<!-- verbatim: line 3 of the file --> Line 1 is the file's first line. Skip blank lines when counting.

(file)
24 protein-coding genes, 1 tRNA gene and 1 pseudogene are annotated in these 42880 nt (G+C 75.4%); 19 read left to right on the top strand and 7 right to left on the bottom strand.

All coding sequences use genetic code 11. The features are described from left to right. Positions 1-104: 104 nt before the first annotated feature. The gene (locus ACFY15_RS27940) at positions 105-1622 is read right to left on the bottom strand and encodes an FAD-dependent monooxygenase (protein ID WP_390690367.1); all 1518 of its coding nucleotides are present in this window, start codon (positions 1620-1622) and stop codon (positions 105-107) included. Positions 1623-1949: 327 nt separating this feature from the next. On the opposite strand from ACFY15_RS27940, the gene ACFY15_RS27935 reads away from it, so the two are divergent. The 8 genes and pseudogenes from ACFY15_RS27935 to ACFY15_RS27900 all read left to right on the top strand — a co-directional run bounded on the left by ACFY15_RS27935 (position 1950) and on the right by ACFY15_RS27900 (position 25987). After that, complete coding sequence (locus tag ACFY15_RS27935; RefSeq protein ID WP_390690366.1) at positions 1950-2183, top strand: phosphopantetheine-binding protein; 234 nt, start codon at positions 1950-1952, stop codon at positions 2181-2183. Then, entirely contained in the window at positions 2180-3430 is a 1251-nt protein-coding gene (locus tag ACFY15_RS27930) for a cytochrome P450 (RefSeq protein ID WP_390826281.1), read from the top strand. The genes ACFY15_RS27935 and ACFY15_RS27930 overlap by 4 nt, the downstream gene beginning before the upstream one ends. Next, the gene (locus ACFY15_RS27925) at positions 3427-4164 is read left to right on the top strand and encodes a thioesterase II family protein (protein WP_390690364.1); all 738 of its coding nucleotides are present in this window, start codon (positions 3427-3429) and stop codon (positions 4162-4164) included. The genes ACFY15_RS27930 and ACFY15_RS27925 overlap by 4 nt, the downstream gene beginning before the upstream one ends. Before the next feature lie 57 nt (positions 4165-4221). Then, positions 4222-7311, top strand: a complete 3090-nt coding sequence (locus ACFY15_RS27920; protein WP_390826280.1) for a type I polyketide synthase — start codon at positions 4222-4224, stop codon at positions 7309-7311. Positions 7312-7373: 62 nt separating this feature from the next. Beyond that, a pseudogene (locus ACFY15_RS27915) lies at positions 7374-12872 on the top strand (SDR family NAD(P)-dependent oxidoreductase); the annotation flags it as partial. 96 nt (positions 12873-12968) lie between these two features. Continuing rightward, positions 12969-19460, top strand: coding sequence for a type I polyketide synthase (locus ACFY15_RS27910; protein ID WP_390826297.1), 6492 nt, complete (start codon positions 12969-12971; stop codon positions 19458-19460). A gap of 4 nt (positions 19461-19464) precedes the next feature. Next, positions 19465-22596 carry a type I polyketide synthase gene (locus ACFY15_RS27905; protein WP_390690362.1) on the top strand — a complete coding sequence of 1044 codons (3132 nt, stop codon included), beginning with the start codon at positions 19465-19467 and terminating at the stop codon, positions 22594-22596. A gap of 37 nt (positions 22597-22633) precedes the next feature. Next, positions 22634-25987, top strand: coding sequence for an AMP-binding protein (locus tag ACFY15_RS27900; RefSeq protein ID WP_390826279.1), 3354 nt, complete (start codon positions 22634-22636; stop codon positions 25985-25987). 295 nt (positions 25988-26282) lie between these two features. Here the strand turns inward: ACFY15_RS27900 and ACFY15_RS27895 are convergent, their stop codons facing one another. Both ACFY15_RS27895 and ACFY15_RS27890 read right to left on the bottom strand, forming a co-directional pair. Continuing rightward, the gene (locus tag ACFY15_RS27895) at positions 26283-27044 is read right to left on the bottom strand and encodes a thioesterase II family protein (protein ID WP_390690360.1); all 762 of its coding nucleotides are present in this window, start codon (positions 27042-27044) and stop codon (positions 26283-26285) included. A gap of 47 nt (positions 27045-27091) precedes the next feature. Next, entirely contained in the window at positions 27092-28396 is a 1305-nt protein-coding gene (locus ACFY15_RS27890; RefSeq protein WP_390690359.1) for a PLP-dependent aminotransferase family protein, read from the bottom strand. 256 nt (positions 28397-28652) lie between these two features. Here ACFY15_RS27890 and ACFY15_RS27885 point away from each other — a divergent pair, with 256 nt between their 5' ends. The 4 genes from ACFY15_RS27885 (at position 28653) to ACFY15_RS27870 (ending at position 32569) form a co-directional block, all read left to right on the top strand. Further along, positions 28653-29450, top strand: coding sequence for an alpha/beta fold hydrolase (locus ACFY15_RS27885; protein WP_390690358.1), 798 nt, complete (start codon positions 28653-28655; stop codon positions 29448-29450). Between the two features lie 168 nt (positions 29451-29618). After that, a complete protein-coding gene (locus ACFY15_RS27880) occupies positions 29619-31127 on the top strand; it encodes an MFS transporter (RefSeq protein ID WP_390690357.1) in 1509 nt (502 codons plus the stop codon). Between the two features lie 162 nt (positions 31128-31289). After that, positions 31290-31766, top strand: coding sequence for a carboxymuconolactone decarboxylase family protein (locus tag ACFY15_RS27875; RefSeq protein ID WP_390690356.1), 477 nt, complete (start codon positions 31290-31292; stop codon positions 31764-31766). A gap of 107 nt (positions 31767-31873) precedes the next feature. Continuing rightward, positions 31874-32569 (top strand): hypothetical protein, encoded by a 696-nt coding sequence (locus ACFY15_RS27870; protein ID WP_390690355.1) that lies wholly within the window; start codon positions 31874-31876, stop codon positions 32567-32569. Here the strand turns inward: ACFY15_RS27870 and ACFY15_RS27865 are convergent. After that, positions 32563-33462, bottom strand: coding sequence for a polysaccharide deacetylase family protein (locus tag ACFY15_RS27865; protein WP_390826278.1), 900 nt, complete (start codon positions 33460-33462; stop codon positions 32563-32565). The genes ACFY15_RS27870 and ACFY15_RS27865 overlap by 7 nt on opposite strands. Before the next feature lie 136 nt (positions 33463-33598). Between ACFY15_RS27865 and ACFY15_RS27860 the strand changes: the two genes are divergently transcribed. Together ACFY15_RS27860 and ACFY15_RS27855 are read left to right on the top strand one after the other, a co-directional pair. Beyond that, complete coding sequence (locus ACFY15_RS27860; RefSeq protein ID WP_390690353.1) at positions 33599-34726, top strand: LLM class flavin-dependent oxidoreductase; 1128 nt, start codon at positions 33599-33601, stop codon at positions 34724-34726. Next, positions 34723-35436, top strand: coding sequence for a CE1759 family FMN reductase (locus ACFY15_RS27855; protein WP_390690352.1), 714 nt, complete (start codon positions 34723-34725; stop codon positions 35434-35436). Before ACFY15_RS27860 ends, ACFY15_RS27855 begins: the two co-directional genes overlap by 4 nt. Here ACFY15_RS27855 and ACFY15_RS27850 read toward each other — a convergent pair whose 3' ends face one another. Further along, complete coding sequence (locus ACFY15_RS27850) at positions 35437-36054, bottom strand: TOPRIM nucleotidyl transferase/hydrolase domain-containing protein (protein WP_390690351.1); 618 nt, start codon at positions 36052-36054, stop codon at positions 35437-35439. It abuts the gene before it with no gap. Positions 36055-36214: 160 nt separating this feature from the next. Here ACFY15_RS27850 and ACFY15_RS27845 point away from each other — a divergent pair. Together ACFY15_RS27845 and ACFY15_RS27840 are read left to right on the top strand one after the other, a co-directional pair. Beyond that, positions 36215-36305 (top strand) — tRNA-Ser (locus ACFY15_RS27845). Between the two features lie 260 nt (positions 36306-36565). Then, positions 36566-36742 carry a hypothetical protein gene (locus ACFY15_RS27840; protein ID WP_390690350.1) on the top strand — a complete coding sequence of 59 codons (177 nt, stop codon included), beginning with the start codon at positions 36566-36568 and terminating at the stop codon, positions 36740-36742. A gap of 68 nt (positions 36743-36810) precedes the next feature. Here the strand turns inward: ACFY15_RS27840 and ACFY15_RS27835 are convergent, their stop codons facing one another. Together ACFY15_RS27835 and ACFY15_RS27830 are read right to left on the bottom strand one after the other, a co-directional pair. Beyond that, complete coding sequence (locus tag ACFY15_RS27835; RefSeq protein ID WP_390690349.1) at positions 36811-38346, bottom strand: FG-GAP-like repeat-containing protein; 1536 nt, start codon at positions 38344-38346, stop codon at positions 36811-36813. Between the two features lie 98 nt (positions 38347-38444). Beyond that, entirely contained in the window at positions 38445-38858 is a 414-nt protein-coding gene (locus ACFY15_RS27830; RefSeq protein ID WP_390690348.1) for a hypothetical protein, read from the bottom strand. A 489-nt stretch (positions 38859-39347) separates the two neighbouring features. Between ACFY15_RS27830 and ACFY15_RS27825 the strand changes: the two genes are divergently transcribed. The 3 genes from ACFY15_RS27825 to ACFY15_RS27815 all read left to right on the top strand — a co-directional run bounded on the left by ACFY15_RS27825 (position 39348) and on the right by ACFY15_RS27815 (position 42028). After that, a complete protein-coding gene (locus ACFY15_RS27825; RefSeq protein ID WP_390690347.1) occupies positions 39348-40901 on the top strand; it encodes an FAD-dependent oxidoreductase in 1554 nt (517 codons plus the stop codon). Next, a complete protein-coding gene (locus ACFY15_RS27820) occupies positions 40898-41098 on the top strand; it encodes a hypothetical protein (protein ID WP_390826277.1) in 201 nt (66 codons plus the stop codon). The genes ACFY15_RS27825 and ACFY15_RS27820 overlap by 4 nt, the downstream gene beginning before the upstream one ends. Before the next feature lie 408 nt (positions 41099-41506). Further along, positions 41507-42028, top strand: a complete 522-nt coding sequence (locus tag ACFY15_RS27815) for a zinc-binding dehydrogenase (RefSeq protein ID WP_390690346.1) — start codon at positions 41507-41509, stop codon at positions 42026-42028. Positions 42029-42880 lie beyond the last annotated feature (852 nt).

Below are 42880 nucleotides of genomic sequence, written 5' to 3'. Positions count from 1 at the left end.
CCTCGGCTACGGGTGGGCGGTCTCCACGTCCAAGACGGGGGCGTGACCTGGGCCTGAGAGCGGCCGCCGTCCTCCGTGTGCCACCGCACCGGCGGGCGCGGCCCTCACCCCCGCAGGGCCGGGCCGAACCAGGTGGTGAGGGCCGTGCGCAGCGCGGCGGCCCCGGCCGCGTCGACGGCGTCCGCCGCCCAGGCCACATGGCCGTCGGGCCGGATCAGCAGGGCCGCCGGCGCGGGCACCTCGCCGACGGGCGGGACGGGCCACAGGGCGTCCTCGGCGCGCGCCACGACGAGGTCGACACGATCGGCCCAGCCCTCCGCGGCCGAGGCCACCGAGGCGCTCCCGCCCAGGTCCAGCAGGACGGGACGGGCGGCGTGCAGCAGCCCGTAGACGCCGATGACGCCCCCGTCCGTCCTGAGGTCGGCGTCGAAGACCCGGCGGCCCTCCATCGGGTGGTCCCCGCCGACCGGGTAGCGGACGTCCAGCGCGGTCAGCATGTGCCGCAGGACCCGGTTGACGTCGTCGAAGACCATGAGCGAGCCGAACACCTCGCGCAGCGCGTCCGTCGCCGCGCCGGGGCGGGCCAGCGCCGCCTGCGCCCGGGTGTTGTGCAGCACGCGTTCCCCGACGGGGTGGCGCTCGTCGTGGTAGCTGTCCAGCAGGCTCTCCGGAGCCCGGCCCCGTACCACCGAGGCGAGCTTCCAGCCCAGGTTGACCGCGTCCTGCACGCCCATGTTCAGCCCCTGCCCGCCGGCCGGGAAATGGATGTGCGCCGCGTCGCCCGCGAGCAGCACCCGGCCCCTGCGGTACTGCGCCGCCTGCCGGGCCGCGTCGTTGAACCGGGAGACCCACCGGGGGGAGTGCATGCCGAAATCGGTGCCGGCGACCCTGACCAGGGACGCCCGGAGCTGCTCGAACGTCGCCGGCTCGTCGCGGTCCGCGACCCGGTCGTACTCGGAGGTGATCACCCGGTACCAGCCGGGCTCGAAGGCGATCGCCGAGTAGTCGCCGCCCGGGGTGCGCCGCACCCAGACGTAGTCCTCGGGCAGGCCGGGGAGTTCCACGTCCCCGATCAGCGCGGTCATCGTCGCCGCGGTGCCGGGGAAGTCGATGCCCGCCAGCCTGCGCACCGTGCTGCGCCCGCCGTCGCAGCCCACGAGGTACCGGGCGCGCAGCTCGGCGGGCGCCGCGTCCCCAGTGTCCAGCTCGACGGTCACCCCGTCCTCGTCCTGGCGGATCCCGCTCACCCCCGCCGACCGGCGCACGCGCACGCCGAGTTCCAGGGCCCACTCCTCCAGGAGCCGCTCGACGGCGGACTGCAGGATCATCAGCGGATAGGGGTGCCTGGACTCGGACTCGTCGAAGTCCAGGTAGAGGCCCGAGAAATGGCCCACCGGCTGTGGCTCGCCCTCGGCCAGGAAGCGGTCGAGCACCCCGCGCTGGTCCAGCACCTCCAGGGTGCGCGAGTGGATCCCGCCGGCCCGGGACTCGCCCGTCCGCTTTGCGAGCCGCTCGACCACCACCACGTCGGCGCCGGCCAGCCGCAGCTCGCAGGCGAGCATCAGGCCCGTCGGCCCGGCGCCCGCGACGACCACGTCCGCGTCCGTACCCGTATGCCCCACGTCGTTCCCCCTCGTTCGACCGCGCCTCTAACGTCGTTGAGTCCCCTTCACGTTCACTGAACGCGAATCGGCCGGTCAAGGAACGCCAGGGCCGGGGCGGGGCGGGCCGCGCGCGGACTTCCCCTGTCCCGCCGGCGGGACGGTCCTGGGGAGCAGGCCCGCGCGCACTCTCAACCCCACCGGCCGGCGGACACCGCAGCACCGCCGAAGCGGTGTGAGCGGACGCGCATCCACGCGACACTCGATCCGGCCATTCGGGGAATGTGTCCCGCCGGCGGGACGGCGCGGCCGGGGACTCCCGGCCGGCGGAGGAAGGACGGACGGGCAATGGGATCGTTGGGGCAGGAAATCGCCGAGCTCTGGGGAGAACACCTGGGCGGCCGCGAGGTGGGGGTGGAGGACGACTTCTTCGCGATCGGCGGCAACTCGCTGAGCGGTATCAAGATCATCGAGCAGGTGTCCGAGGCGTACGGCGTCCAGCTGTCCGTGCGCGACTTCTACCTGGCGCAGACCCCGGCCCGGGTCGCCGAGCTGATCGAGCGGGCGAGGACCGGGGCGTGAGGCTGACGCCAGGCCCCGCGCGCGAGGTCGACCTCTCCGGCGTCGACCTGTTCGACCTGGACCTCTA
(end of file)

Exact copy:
Below are 42880 nucleotides of genomic sequence, written 5' to 3'. Positions count from 1 at the left end.